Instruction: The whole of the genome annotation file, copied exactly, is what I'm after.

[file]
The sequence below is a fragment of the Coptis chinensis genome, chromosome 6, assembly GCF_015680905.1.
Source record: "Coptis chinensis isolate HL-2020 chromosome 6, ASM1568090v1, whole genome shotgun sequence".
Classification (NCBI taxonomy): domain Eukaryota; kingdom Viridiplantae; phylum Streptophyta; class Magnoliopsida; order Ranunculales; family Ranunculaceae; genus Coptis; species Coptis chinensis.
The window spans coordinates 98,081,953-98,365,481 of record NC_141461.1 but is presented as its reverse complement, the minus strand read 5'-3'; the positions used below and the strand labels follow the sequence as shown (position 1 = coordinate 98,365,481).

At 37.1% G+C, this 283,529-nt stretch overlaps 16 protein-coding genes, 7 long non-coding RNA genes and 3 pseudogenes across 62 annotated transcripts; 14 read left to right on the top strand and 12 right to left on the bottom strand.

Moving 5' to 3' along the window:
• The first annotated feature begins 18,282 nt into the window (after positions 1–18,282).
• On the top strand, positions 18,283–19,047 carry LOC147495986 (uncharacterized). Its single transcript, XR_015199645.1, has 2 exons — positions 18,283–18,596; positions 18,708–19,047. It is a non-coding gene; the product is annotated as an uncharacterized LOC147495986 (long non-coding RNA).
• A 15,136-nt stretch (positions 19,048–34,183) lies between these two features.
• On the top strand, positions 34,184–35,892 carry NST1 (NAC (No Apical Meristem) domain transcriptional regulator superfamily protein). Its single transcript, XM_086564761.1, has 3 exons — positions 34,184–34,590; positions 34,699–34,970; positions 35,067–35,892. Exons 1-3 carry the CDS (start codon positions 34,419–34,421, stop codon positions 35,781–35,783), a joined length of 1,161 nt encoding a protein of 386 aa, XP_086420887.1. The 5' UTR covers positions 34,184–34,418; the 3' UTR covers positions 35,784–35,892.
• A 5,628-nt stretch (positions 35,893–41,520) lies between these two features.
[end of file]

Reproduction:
The sequence below is a fragment of the Coptis chinensis genome, chromosome 6, assembly GCF_015680905.1.
Source record: "Coptis chinensis isolate HL-2020 chromosome 6, ASM1568090v1, whole genome shotgun sequence".
Classification (NCBI taxonomy): domain Eukaryota; kingdom Viridiplantae; phylum Streptophyta; class Magnoliopsida; order Ranunculales; family Ranunculaceae; genus Coptis; species Coptis chinensis.
The window spans coordinates 98,081,953-98,365,481 of record NC_141461.1 but is presented as its reverse complement, the minus strand read 5'-3'; the positions used below and the strand labels follow the sequence as shown (position 1 = coordinate 98,365,481).

At 37.1% G+C, this 283,529-nt stretch overlaps 16 protein-coding genes, 7 long non-coding RNA genes and 3 pseudogenes across 62 annotated transcripts; 14 read left to right on the top strand and 12 right to left on the bottom strand.

Moving 5' to 3' along the window:
• The first annotated feature begins 18,282 nt into the window (after positions 1–18,282).
• On the top strand, positions 18,283–19,047 carry LOC147495986 (uncharacterized). Its single transcript, XR_015199645.1, has 2 exons — positions 18,283–18,596; positions 18,708–19,047. It is a non-coding gene; the product is annotated as an uncharacterized LOC147495986 (long non-coding RNA).
• A 15,136-nt stretch (positions 19,048–34,183) lies between these two features.
• On the top strand, positions 34,184–35,892 carry NST1 (NAC (No Apical Meristem) domain transcriptional regulator superfamily protein). Its single transcript, XM_086564761.1, has 3 exons — positions 34,184–34,590; positions 34,699–34,970; positions 35,067–35,892. Exons 1-3 carry the CDS (start codon positions 34,419–34,421, stop codon positions 35,781–35,783), a joined length of 1,161 nt encoding a protein of 386 aa, XP_086420887.1. The 5' UTR covers positions 34,184–34,418; the 3' UTR covers positions 35,784–35,892.
• A 5,628-nt stretch (positions 35,893–41,520) lies between these two features.